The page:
Communication with Interdisciplinary Exchanges (Nursing)

by Amber Vanderburg

My Notes
  • Required.
Save Cancel
    Learning Material 2
    • PDF
      Reference List Leadership Nursing.pdf
    • PDF
      Download Lecture Overview
    Report mistake

    00:00 Amy was peeved at Michael from the lab.

    00:05 They were trying to move forward with the patient care, but could not do anything until he processed the x-rays.

    00:13 She had contacted him several times, but still did not have a response.

    00:20 She did not fully know what they were doing at the lab, but clearly it was not the work that they were hired to do.

    00:28 She began to get angry and think less of the people in the lab, "those lazy bums!" Meanwhile, Michael was running around trying to process all of his requests with one machine down and another operating at capacity.

    00:47 He saw Amy's messages and became very frustrated. They were busy in the lab.

    00:53 They could not stop everything they were doing just to fill her request.

    00:59 She was in the queue and would have the results soon.

    01:03 By the end of the exchange, the two were furious with one another after minimal communication from both ends.

    01:11 This brings up a very common skill that you should exercise in your healthcare profession.

    01:18 You should be proactive in your communication in interdisciplinary exchanges.

    01:24 In this lesson, I'll share some questions that you should ask in your interdisciplinary exchanges for better understanding and communication.

    01:35 First, you should understand these 2 questions.

    01:40 First, ask what do they do and what do they impact.

    01:49 Amy thought that Michael was being lazy in the lab when in reality Michael was very busy.

    01:57 Michael did not understand that Amy was trying to provide quicker service to the patient.

    02:04 Neither understood what the other person did in their job and how their job impacted the overall patient experience process.

    02:15 So, seek to understand the other disciplines and how they can make a positive impact in the patient experience.

    02:25 Next, I want you to ask "What do they need? and What are their challenges?" Okay, so you better understand what the other discipline does.

    02:39 Now, I want you to seek a better understanding about what they need.

    02:46 What are the biggest challenges that this discipline undertakes? It's probably different from your department. Every department has each challenges.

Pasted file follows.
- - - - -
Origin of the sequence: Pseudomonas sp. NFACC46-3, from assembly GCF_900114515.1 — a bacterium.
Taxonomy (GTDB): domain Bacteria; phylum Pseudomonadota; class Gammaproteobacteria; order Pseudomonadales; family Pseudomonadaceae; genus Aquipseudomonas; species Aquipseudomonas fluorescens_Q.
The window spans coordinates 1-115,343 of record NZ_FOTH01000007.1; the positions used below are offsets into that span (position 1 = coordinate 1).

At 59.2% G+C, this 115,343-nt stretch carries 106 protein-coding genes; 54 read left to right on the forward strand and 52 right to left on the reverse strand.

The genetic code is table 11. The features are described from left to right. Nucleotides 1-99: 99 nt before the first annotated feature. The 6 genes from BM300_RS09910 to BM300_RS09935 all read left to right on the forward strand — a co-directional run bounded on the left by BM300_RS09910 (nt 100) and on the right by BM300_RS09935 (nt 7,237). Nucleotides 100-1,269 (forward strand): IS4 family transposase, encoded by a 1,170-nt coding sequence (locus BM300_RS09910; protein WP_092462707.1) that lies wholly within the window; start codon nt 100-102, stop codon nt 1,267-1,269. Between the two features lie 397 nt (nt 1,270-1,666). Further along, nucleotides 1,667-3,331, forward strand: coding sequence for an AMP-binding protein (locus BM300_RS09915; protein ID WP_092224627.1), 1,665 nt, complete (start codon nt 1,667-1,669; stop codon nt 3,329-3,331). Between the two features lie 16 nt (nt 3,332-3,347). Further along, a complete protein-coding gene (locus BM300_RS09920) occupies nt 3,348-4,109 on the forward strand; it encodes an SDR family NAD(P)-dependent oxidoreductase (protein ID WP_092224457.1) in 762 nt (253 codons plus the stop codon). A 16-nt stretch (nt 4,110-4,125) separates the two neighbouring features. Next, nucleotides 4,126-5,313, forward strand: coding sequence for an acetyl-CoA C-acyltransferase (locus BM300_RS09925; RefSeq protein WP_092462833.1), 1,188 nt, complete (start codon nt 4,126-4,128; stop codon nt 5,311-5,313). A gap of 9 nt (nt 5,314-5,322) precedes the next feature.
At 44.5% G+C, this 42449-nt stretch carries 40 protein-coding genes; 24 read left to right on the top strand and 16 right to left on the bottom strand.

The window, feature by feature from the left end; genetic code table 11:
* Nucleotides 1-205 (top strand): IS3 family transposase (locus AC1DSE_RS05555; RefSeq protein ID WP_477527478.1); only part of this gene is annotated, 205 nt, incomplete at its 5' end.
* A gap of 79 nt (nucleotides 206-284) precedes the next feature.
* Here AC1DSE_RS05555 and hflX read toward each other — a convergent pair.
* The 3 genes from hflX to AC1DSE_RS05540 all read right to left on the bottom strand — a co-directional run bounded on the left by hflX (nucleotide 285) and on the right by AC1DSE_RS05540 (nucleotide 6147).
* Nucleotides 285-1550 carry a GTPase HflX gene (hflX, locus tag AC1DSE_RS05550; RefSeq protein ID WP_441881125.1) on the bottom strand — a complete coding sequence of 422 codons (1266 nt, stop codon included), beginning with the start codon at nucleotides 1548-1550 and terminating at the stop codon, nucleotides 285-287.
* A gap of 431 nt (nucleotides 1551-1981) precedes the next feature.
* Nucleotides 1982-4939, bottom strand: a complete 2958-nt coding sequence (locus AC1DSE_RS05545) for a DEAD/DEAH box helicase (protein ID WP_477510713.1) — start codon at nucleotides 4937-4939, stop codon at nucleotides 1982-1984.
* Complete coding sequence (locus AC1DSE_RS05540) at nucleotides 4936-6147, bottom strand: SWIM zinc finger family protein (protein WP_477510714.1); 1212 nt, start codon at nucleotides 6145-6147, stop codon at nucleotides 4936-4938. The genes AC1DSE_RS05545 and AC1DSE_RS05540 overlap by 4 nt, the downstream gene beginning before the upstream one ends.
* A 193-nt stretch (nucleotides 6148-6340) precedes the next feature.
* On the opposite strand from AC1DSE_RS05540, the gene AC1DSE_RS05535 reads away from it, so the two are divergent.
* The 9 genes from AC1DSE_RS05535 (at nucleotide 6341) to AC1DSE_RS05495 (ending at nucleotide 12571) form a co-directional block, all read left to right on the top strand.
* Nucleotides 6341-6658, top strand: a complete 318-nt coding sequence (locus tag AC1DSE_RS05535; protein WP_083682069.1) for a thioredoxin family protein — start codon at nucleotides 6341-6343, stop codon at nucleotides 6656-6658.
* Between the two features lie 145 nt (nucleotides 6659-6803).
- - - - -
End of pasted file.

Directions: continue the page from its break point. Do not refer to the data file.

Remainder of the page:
02:59 Better seek to understand their challenges so that you can better empathize with the other team.

    03:08 Lastly, I want you to ask "How can I help?" Amy and Michael's frustrations might have been decreased tremendously with this one question.

    03:22 Perhaps, Amy could have provided more information in the request for a faster read time.

    03:29 Maybe Michael could have given Amy what he had completed while he was waiting for the rest of the information to process.

    03:37 Maybe, there would have been lessened tension just by the question of someone sincerely genuinely offering empathy and support.

    03:48 There may be many situations where there isn't much that you can do, but by offering understanding and support, you can create a better working dynamic.

    04:01 Understanding the entire process of the patient experience from insurance to billing, to lab, to cleaning, to doctors, to documentation, to medication can all impact our ability to effectively work together.

    04:17 So, here is what I want you to do when working with interdisciplinary exchanges.

    04:24 I want you to seek understanding in what the other departments do.

    04:29 What are their challenges and how could you help create a smoother process for a better overall experience?

    About the Lecture

    The lecture Communication with Interdisciplinary Exchanges (Nursing) by Amber Vanderburg is from the course Communication in Healthcare (Nursing).

    Included Quiz Questions

    1. What does this person do?
    2. What does this person impact?
    3. What are the person's intentions?
    4. Why is the person behaving in this way?
    5. Where is the person coming from?
    1. Asking the physiotherapist if there is anything they can do to help.
    2. Reporting the physiotherapist to human resources.
    3. Offering to perform the physiotherapy assessment themselves.
    4. Taking the client directly to the physiotherapist’s office.

    Author of lecture Communication with Interdisciplinary Exchanges (Nursing)

     Amber Vanderburg

    Amber Vanderburg

    Customer reviews

    5,0 of 5 stars
    5 Stars
    4 Stars
    3 Stars
    2 Stars
    1  Star